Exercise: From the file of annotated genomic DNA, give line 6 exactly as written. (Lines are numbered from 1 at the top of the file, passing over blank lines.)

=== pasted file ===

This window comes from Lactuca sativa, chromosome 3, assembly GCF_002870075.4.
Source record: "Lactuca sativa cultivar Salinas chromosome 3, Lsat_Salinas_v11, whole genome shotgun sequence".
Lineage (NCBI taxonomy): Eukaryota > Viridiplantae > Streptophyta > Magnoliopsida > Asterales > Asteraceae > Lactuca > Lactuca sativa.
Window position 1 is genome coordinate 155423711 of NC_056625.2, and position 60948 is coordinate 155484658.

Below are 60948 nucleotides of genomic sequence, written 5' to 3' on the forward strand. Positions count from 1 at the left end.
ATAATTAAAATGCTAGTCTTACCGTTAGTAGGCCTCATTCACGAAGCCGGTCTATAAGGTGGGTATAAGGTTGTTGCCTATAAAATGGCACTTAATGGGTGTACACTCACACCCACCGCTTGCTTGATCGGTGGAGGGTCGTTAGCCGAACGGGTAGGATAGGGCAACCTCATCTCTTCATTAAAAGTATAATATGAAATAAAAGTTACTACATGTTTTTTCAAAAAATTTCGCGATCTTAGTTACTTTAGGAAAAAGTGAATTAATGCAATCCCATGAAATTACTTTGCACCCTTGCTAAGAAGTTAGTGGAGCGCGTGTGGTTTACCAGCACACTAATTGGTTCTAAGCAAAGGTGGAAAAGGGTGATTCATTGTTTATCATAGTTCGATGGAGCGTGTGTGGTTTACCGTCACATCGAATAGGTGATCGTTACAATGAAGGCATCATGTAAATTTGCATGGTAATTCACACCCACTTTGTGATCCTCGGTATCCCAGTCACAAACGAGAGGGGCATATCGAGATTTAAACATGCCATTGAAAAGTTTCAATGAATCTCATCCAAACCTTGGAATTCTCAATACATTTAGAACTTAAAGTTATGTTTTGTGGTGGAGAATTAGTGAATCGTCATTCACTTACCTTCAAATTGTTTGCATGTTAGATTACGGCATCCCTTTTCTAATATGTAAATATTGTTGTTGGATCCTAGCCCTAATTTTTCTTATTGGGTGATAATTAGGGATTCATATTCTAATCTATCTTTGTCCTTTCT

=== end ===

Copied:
ATAATTAAAATGCTAGTCTTACCGTTAGTAGGCCTCATTCACGAAGCCGGTCTATAAGGTGGGTATAAGGTTGTTGCCTATAAAATGGCACTTAATGGGTGTACACTCACACCCACCGCTTGCTTGATCGGTGGAGGGTCGTTAGCCGAACGGGTAGGATAGGGCAACCTCATCTCTTCATTAAAAGTATAATATGAAATAAAAGTTACTACATGTTTTTTCAAAAAATTTCGCGATCTTAGTTACTTTAGGAAAAAGTGAATTAATGCAATCCCATGAAATTACTTTGCACCCTTGCTAAGAAGTTAGTGGAGCGCGTGTGGTTTACCAGCACACTAATTGGTTCTAAGCAAAGGTGGAAAAGGGTGATTCATTGTTTATCATAGTTCGATGGAGCGTGTGTGGTTTACCGTCACATCGAATAGGTGATCGTTACAATGAAGGCATCATGTAAATTTGCATGGTAATTCACACCCACTTTGTGATCCTCGGTATCCCAGTCACAAACGAGAGGGGCATATCGAGATTTAAACATGCCATTGAAAAGTTTCAATGAATCTCATCCAAACCTTGGAATTCTCAATACATTTAGAACTTAAAGTTATGTTTTGTGGTGGAGAATTAGTGAATCGTCATTCACTTACCTTCAAATTGTTTGCATGTTAGATTACGGCATCCCTTTTCTAATATGTAAATATTGTTGTTGGATCCTAGCCCTAATTTTTCTTATTGGGTGATAATTAGGGATTCATATTCTAATCTATCTTTGTCCTTTCT